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Cold Atmospheric Plasma Inhibits Lipogenesis and Proliferation of Human Sebocytes and Decreases Sebum Production in Human Facial Skin

 Sung Bin Cho  ;  Seungju Lee  ;  Dae San Yoo  ;  Song-Ee Kim  ;  Taehee Kim  ;  Christos C. Zouboulis  ;  Sang Eun Lee 
 DERMATOLOGIC THERAPY, Vol.2023 : 2922191, 2023-04 
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Background. Although several energy devices targeting sebaceous glands have been developed, an effective and safe therapeutic tool for hyperseborrhea is still needed. Nonthermal atmospheric-pressure plasma (NTAPP) induces microscopic tissue reactions in sebaceous glands of rat skin. Objective. The aim of the study is to investigate the effects of NTAPP on sebum production in human skin in vivo followed by an experimental study of human sebocytes. Methods. Fourteen healthy volunteers with oily facial skin underwent three sessions of argon- and nitrogen-NTAPP treatment at a 1-week interval and were followed up for 8 weeks. The casual sebum level, sebum excretion rate, and porphyrin index were evaluated. Histological analysis was performed using skin biopsy specimens taken from two subjects at the baseline and week 2. SZ95 sebocytes were stimulated with testosterone and linoleic acid (T/LA) with or without treatment with NTAPP. BODIPY and Nile red staining were used for qualitative lipids analysis. Proliferation and differentiation markers were also assessed. Results. Casual sebum levels and sebum excretion rates in facial skin decreased by 26 and 24%, respectively, at week 4 compared to those of the baseline. Porphyrin index also decreased by 38% at week 2. Histologically, NTAPP-treated human skin showed no obvious thermal injury, but the number of Ki67+ cells in the sebaceous glands decreased at week 2. Argon- and nitrogen-NTAPP attenuated T/LA-induced increases in neutral lipid accumulation, Ki67+ cells, and peroxisome proliferator-activated receptor-ɣ transcription in human sebocytes at energy settings that did not induce apoptosis. Conclusion. Argon- and nitrogen-NTAPP can be a safe and effective therapeutic tool for hyperseborrhea-associated diseases such as acne. This trial is registered with NCT04917835.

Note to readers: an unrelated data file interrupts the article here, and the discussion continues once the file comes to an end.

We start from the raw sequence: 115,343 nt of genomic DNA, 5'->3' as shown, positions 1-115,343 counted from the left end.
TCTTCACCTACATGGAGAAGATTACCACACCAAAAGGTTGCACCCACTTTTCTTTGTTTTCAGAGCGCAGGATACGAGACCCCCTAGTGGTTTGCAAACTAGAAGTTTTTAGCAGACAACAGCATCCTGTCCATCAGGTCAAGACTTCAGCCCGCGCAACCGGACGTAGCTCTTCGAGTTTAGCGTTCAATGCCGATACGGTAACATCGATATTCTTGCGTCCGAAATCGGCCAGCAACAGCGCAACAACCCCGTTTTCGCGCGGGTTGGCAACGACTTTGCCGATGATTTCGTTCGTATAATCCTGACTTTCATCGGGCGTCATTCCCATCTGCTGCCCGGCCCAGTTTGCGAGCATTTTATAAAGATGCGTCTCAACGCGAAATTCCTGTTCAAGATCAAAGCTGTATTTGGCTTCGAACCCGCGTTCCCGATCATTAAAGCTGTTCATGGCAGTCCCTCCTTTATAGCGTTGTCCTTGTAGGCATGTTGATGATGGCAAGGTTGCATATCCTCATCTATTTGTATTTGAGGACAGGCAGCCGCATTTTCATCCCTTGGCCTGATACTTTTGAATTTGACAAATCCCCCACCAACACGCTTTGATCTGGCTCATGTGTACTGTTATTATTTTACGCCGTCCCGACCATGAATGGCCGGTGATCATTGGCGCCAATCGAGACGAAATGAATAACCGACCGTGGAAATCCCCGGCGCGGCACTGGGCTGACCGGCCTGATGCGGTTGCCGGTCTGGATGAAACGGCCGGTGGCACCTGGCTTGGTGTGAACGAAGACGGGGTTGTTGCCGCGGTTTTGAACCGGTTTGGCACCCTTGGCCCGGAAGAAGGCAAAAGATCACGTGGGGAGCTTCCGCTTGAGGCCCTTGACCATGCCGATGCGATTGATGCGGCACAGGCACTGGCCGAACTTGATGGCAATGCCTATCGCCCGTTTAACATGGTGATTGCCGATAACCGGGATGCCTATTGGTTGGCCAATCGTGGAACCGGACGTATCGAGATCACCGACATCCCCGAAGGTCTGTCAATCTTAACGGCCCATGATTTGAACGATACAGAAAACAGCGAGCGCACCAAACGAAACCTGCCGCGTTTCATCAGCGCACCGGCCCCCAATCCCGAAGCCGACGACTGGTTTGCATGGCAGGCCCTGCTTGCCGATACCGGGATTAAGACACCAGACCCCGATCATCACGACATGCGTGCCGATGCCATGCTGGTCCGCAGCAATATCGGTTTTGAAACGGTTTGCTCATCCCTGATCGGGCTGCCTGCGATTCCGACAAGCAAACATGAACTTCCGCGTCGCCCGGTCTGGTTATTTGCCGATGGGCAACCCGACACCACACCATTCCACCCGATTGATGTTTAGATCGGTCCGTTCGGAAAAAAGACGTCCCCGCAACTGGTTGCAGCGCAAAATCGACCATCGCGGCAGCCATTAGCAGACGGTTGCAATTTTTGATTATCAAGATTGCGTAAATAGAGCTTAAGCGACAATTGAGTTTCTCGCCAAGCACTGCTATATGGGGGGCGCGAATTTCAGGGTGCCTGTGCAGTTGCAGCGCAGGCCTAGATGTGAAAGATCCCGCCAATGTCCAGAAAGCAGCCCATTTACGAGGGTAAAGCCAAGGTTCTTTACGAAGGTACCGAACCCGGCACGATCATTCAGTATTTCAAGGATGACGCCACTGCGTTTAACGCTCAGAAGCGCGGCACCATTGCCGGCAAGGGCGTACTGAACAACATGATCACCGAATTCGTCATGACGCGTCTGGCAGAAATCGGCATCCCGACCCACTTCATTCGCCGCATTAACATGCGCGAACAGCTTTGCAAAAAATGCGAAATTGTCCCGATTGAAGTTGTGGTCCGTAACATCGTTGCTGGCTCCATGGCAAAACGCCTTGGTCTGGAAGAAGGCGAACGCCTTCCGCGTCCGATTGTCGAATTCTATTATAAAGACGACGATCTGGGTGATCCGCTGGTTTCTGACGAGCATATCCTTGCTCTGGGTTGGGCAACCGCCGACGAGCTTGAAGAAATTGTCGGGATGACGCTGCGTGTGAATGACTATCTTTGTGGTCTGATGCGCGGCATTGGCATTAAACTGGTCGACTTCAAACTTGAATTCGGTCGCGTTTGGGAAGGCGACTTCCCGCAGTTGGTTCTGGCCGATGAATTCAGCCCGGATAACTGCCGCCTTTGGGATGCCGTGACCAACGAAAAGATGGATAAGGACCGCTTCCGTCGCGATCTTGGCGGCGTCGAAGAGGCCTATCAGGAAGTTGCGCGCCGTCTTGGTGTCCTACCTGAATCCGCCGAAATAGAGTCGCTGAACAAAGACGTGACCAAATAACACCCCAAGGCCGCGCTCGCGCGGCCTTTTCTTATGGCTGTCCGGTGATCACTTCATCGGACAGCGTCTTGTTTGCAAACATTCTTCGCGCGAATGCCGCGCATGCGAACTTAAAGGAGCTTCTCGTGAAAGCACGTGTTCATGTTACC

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1. College of Medicine (의과대학) > Dept. of Dermatology (피부과학교실) > 1. Journal Papers
Yonsei Authors
Lee, Sang Eun(이상은) ORCID logo https://orcid.org/0000-0003-4720-9955
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